HYBE and CJ ENM Encounter Challenges with Their U.S. Acquisitions: Was it Worth It?
HYBE, CJ ENM, and other prominent South Korean entertainment companies are facing difficulties in managing their U.S. subsidiaries. These companies invested around 1 trillion won each in acquiring local businesses, aiming to establish a global production system. However, the performance of their subsidiaries has not seen significant growth and has become a burden. Observers suggest that more meticulous due diligence is required when acquiring foreign companies.
According to the Financial Supervisory Service’s electronic disclosure system on the 11th, CJ ENM USA Holdings recorded approximately 91.2 billion won in revenue in the first half of the year, showing a significant decline of about 73% compared to the previous year’s 341.7 billion won. During the same period, its net loss expanded from 33.8 billion won to 93.5 billion won. The performance of CJ ENM USA Holdings includes the results of around 50 subsidiaries, with a focus on Fifth Season (formerly Endeavor Content).
Fifth Season is an American film and drama production company acquired by CJ ENM for approximately 930 billion won last year. It received acclaim from both audiences and critics for producing works like “La La Land” and “Call Me by Your Name,” showcasing its production capabilities.
However, Fifth Season’s losses continue to grow, negatively impacting CJ ENM’s overall performance. Recently, Hanhwa Securities revised its outlook for CJ ENM, titling a report “CJ ENM Expected to Report an Annual Operating Loss This Year.” They adjusted the company’s projected annual operating profit from a surplus of 45.4 billion won to a deficit of 43.3 billion won. Analyst Ki-hoon Lee, a research fellow at Hanhwa Securities Research Center, explained, “The biggest variable is Fifth Season,” and added, “To make matters worse, a strike by writers and actors’ unions, the first in 63 years, has started.”
Fifth Season is currently attempting to attract investments, but it is reported that it has not gained much attention from the capital market. CJ ENM has been trying to contact investors to inject external capital of approximately $300 million (about 400 billion won) into Fifth Season since the first half of this year. However, it is known that there are disagreements in the evaluation of the company’s value, causing delays. An industry source from the investment banking (IB) sector commented, “Investors are hesitant due to the lack of signs of Fifth Season’s performance recovery,” and noted, “Due to the still-high interest rates, investors prefer investment destinations with assured current profitability over future potential.” Fifth Season is currently focusing on restructuring measures, including a recent decision to reduce its workforce by 12%, in response to its deteriorating business situation.
Similarly, HYBE has not been able to achieve the expected synergy effects since its acquisition of a U.S. local entertainment company. According to the Financial Supervisory Service’s electronic disclosure system, ITHACA Holdings recorded approximately 74.2 billion won in revenue in the first half of this year, representing a significant contraction of about 19% from the previous year’s 91.4 billion won. During the same period, its net profit plummeted from 16.3 billion won to 3 billion won.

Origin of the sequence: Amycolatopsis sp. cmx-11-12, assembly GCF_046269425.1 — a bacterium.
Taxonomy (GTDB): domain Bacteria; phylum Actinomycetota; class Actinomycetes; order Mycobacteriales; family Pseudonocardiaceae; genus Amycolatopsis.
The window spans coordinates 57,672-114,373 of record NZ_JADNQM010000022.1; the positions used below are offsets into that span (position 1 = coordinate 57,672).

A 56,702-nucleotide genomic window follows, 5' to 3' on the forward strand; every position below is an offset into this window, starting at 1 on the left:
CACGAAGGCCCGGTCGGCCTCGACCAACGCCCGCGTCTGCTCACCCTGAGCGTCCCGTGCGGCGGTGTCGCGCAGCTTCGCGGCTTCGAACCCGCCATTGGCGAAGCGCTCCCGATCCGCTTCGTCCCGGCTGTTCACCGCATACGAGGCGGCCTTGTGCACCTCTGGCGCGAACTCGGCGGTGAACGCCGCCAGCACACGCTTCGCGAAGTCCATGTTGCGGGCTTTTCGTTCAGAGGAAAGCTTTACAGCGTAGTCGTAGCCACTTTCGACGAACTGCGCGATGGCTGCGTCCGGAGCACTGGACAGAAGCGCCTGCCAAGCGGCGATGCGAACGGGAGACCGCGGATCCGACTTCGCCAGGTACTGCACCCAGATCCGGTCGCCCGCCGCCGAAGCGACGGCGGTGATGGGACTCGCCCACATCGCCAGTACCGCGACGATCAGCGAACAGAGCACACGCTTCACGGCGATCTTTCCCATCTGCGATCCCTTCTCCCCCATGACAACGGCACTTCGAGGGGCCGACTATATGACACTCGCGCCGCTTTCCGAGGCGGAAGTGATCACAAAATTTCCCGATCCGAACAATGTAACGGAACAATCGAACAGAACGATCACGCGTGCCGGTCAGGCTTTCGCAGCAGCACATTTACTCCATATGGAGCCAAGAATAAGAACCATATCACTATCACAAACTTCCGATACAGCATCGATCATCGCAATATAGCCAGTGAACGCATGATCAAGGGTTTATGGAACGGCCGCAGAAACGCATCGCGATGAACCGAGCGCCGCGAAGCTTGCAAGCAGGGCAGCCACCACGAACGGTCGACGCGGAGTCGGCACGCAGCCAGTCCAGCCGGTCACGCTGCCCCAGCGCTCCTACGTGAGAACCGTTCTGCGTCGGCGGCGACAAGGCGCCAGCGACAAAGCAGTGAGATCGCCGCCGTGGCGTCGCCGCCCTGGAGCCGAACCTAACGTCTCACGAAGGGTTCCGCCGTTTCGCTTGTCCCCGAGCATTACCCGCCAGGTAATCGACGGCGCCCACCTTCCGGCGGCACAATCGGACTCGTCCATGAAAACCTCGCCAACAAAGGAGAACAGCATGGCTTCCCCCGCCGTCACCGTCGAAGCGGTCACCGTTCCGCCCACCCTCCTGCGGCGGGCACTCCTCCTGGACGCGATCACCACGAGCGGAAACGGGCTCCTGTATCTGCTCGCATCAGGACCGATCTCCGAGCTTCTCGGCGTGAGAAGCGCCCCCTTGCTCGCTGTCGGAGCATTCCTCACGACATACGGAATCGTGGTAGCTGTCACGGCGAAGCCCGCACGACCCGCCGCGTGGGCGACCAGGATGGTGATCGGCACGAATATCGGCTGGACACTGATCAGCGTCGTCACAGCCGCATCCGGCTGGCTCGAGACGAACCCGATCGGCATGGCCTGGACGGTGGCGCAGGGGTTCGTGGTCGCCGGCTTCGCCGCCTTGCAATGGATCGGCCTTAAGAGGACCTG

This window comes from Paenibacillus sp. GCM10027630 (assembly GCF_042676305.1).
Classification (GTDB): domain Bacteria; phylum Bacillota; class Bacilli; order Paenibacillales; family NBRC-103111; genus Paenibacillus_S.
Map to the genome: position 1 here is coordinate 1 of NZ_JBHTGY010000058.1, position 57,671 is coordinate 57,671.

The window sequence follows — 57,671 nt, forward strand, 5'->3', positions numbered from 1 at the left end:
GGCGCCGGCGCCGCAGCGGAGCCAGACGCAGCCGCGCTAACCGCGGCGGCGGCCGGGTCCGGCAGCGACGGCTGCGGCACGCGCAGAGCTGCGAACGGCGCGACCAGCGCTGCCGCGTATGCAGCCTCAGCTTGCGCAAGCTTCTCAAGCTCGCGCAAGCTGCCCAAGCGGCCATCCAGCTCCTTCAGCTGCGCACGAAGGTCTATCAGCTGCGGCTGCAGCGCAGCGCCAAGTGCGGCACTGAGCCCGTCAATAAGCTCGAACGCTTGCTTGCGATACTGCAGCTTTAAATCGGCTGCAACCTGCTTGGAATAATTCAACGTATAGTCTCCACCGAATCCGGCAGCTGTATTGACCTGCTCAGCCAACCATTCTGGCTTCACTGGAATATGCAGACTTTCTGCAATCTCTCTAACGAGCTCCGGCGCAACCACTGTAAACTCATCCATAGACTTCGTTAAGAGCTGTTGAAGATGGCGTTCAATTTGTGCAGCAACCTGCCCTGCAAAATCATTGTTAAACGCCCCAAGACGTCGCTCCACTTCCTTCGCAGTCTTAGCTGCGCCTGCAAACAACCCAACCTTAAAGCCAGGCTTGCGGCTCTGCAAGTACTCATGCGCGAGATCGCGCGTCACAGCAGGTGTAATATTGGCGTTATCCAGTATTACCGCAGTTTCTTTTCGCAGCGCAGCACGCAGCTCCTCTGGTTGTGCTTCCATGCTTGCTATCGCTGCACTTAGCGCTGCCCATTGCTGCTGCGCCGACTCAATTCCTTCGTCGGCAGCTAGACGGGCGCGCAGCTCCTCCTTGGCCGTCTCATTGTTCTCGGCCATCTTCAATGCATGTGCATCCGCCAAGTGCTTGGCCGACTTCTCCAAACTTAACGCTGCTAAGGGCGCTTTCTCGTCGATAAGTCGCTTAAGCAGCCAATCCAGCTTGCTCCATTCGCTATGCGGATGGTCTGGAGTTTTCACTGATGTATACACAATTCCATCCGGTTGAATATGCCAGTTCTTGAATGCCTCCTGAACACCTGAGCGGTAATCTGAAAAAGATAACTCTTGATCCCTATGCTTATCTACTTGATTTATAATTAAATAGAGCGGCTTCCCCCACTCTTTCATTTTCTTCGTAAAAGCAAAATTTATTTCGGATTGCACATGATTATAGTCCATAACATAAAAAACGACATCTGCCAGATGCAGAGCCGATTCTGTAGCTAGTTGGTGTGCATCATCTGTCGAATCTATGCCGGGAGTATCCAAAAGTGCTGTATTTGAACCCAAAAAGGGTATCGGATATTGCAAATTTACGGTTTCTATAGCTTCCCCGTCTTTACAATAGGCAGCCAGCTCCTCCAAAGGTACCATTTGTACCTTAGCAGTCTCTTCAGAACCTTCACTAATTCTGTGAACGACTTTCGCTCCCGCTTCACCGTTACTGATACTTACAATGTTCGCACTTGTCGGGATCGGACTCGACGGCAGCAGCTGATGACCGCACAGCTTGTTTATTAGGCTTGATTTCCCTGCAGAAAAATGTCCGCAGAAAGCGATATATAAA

It is suggested that more pressing than the contraction in performance is the management of artists. Reports have emerged in the United States, including Billboard, stating that top stars affiliated with ITHACA Holdings, such as Ariana Grande, have decided to part ways with the company. According to recent reports in the U.S. Billboard, Ariana Grande has cut ties with Scooter Braun and HYBE. ITHACA Holdings is known for its top stars, including Justin Bieber and Ariana Grande, and if these stars actually depart, the 1 trillion won spent on the acquisition and merger (M&A) could become meaningless.
In some quarters of the IB industry, the difficulties faced by Korean entertainment companies in managing U.S. subsidiaries are attributed to oversights during the due diligence phase. A securities industry insider commented, “The pursuit of global production company acquisitions for performance led to somewhat hasty contracts,” implying that the focus on performance may have overlooked important operational factors.
There is also an interpretation that there is resistance from employees and artists of the acquired companies to Korean management. An industry source in the entertainment industry stated, “K-pop and Korean films are popular, but Koreans directly acquiring and managing local companies is a different dimension,” adding, “American artists and entertainment company employees still tend to resist directives from Asian executives.”
However, considering the need for Korean companies to increase their global market share, it is suggested that despite some trial and error, they should continue to attempt M&A activities. A financial investment industry insider stated, “The fact that Korean companies have emerged as acquirers of foreign entertainment companies is unprecedented, so to some extent, mistakes or failures are unavoidable,” and added, “Korean management companies must try various methods, such as complete replacement of the acquired company’s management team with Koreans or not interfering with the existing management team, to gradually develop a suitable model for foreign entertainment company acquisitions.”